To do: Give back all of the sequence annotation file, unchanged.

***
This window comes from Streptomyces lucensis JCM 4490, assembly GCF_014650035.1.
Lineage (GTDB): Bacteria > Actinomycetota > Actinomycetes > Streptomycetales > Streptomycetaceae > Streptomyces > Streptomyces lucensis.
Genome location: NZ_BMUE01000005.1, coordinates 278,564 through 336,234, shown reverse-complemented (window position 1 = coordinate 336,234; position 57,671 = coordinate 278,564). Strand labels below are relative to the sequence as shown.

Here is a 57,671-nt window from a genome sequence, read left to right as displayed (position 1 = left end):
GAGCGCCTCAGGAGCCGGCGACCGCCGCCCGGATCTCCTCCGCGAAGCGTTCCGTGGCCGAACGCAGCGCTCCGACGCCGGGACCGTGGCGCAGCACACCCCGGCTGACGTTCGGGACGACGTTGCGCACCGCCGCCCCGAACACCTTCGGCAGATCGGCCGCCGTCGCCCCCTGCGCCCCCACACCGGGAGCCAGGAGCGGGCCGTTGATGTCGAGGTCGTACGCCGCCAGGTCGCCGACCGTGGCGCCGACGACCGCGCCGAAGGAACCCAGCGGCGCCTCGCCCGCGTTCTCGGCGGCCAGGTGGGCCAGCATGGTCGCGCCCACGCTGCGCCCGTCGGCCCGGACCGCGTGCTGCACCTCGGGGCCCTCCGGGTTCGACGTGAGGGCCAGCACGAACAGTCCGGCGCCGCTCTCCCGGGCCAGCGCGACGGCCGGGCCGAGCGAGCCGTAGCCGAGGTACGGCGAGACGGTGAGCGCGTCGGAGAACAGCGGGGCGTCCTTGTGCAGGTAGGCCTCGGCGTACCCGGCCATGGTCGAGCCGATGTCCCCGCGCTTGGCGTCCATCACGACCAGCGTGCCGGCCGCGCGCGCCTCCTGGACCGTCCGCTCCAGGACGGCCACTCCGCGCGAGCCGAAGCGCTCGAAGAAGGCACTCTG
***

This window comes from Streptomyces lucensis JCM 4490, assembly GCF_014650035.1.
Lineage (GTDB): Bacteria > Actinomycetota > Actinomycetes > Streptomycetales > Streptomycetaceae > Streptomyces > Streptomyces lucensis.
Genome location: NZ_BMUE01000005.1, coordinates 278,564 through 336,234, shown reverse-complemented (window position 1 = coordinate 336,234; position 57,671 = coordinate 278,564). Strand labels below are relative to the sequence as shown.

Here is a 57,671-nt window from a genome sequence, read left to right as displayed (position 1 = left end):
GAGCGCCTCAGGAGCCGGCGACCGCCGCCCGGATCTCCTCCGCGAAGCGTTCCGTGGCCGAACGCAGCGCTCCGACGCCGGGACCGTGGCGCAGCACACCCCGGCTGACGTTCGGGACGACGTTGCGCACCGCCGCCCCGAACACCTTCGGCAGATCGGCCGCCGTCGCCCCCTGCGCCCCCACACCGGGAGCCAGGAGCGGGCCGTTGATGTCGAGGTCGTACGCCGCCAGGTCGCCGACCGTGGCGCCGACGACCGCGCCGAAGGAACCCAGCGGCGCCTCGCCCGCGTTCTCGGCGGCCAGGTGGGCCAGCATGGTCGCGCCCACGCTGCGCCCGTCGGCCCGGACCGCGTGCTGCACCTCGGGGCCCTCCGGGTTCGACGTGAGGGCCAGCACGAACAGTCCGGCGCCGCTCTCCCGGGCCAGCGCGACGGCCGGGCCGAGCGAGCCGTAGCCGAGGTACGGCGAGACGGTGAGCGCGTCGGAGAACAGCGGGGCGTCCTTGTGCAGGTAGGCCTCGGCGTACCCGGCCATGGTCGAGCCGATGTCCCCGCGCTTGGCGTCCATCACGACCAGCGTGCCGGCCGCGCGCGCCTCCTGGACCGTCCGCTCCAGGACGGCCACTCCGCGCGAGCCGAAGCGCTCGAAGAAGGCACTCTG